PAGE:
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Strength in Weakness: 2 Corinthians Simply Explained


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The future of the Christian cause depends to a large degree on the quality of the next generation of spiritual leaders. Where will these men find role models? To whom will they turn for inspiration? There is the ever-present danger that they will do as Paul's rivals did in Corinth and turn to the world outside the church and try to emulate the qualities that make for success in secular life. Indeed, it is not exaggerating to observe that the churches of the modern West, like the church at Corinth, face a crisis of authority and leadership. In 2 Corinthians we have both a stern warning that we should avoid styles of leadership that are worldly, perhaps even cultic while cultivating the kind of leadership that Paul himself showed—leadership that was self-sacrificing and self-giving, a model of loving service based on the character of Christ himself.

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“For the great apostle, the world that we cannot see was vastly more real than the passing world we inhabit at present” (Page 103)

“Christianity is an exclusive religion. Jesus demands absolute and uncompromising loyalty” (Page 140)

“His response was to insist that he had not thrown in the towel” (Page 105)

“For many of us, this present world is the scene of our temptations and humiliation, our spiritual defeats and reverses. For Paul it was, for the time being, the best of all possible worlds. It was the place where God made use of him, for all his frailty, the scene where a gracious heavenly Father tailored even his troubles to hone maturity of character and, in any case, it was merely a prelude to a lasting future bursting with glory. If that is the worst that can be said about this present world, it cannot be as bad as we fear.” (Page 103)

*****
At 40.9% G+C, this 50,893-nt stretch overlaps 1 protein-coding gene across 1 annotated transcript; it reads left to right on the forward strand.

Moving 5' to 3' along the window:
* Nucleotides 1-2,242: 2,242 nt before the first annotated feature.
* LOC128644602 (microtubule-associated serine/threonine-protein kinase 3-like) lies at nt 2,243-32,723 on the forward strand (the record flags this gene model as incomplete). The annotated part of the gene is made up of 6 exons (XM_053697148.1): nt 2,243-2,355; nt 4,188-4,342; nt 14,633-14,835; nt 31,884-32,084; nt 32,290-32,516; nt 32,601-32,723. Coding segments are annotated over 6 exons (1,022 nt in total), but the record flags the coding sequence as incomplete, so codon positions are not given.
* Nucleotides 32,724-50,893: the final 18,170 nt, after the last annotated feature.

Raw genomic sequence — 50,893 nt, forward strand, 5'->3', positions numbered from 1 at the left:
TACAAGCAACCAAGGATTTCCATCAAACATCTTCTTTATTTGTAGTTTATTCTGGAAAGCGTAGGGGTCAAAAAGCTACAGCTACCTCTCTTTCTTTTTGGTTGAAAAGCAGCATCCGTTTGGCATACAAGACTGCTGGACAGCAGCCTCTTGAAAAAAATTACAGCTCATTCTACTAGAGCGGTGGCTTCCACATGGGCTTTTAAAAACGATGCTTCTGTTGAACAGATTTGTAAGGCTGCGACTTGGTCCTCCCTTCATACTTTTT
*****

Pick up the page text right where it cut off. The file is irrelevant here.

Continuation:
“Paul’s second concern was perhaps more serious. In one particular area, the situation had become much worse and had reached alarming proportions. A number of unscrupulous men had insinuated themselves into the church and had begun to undermine Paul’s position. It was chiefly to meet this threat that this epistle was written. The main theme of the letter is leadership. Paul responded to the challenge mounted by his opponents by contrasting his approach to ministry with theirs.” (Pages 13–14)

  • Title: Strength in Weakness: 2 Corinthians Simply Explained
  • Author: J. Philip Arthur
  • Publisher: Evangelical Press
  • Series: Welwyn Commentary Series
  • Publication Date: 2004
  • Pages: 256

J. Philip Arthur grew up in the northeast of England. Converted to Christ in his teens, he read history at Cambridge and then earned his living first as a teacher and then as a lecturer in his native county Durham. In 1988 he became pastor of Free Grace Baptist Church in Lancaster.


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    Digital list price: $15.99
    Save $3.00 (18%)